- Yellow Onion
- Sweet Peppers
- Hot Peppers
- Potatoes - These are our yellow storage potatoes, a great variety called "Nicola." We're giving them out right on the heels of last week's new potatoes because we've had mind-boggling high yields on this variety this year. A "good" potato year would be about 500 pounds per bed, but we've been pulling upwards of 800 pounds of Nicola per bed. It means we're currently buried in potatoes. Our walk-in cooler is stacked floor to ceiling with spuds, which makes packout days a black diamond Tetris challenge. We still have two more beds in the field to dig, so we need to offload some spuds and make room for the final harvest. All to say, we thank you for helping draw down our potato stores a little this week! They are an excellent keeper, so if you still have plenty of new potatoes from last year, just bag up your Nicola and keep them in the fridge. They'll hold for months.
- Chojuro Asian Pear - This is my favorite Asian pear. It's the one with the deep bronze skin. Dense, deeply-flavorful, with big hints of butterscotch when they're fully ripe. We have four different Asian pear varieties in our orchard, all of them distinct. If you were to compare them all to beer, Chojuro is the porter.
- Nijiseiki Asian Pear - This is Uma's favorite. It's the yellow-skinned variety, super juicy, mild, light, bright. Think, Pacifico or Corona.
- Napa Cabbage
- Italian Parsley
- Curly Parsley
The horses and I put ourselves to the task of seeding the first wave of fall cover crops on Saturday in hopes of taking advantage of all the free irrigation that fell from the sky Sunday and Monday. September and October bear a lot of resemblance to spring on the farm: a big time of transition that requires hawkish attention to the weather forecast and a constant dance with sun and rain. It's the time of year when we hope for rain every week, but not too much. The perfect week gives us an inch or two on one side of the week or the other, and then 4 or 5 sunny days to get back into the field, seed more cover crops, get caught up on fieldwork, and then revel in the next rain.
In the spring we're making the shift from overwintered cover crops to our seasonal cash crops. In the fall, it's the reverse: cash crops come out to be replaced by cover crops. So what's a cover crop? It's a mix of species - typically grains and legumes - that we grow to nourish and replenish our soil, to add organic matter to the field, to provide erosion protection during the winter, and to provide habitat for beneficial organisms that are part of our farm ecosystem. Cover crops are the backbone of our soil health, and also happen to be my favorite thing to plant and grow. We use different mixes of cover crop species depending on what cash crop is rotating into that space the next year: early crops get cover crops that either winter-kill (die back in a frost) or are easy to incorporate in the cool, wet conditions of early spring - things like Sudan grass, field peas, clover. Late-season cash crops are preceded by cover crops that we can mow and re-grow to generate maximum biomass into early summer, and/or by species like crimson clover that don't bloom until May but are gorgeous and provide ample food for the bees when they do. There are all kinds of considerations that go into the cover crop planning and it's always a fun puzzle to solve as we map out the cash crop rotation and subsequent cover crop plan at this time of year.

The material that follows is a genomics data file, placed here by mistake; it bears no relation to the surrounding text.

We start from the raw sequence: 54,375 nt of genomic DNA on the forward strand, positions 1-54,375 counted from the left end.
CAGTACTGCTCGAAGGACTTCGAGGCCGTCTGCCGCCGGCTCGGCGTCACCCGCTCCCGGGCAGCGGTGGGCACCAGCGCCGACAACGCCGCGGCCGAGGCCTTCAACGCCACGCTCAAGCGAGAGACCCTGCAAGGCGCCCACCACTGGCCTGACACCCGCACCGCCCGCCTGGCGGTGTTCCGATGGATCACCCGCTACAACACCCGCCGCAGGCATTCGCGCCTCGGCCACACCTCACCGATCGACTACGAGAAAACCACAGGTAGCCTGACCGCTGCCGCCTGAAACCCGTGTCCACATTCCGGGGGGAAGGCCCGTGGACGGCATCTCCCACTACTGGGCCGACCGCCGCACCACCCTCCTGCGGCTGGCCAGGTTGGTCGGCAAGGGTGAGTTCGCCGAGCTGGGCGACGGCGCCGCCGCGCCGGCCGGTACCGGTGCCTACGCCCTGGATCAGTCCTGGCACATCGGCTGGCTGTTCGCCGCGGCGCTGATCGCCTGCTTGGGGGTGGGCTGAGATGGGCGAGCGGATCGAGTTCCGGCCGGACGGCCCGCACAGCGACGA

The mix I seeded on Saturday was our standby combo of Saia oats, red clover and common vetch. The oats grow taller than me by spring and provide a fanastic amount of organic matter to the soil. The vetch provides nitrogen to the field. The clover hangs out in the understory until we mow the oats, at which point the clover either gets turned in with the oats and vetch or is to left to become the dominant species in the mix. Red clover will persist as a perennial and can be mowed and grow back over and over to provide ample nitrogen and organic matter. It makes for super-yummy soil, especially when it can work its magic over the course of 9 months to a year, or longer.
I love cover cropping because it's the moment we give back to the soil, after a summer of taking. And I love it because it involves working my horses on these beautiful fall days, quiet and steady.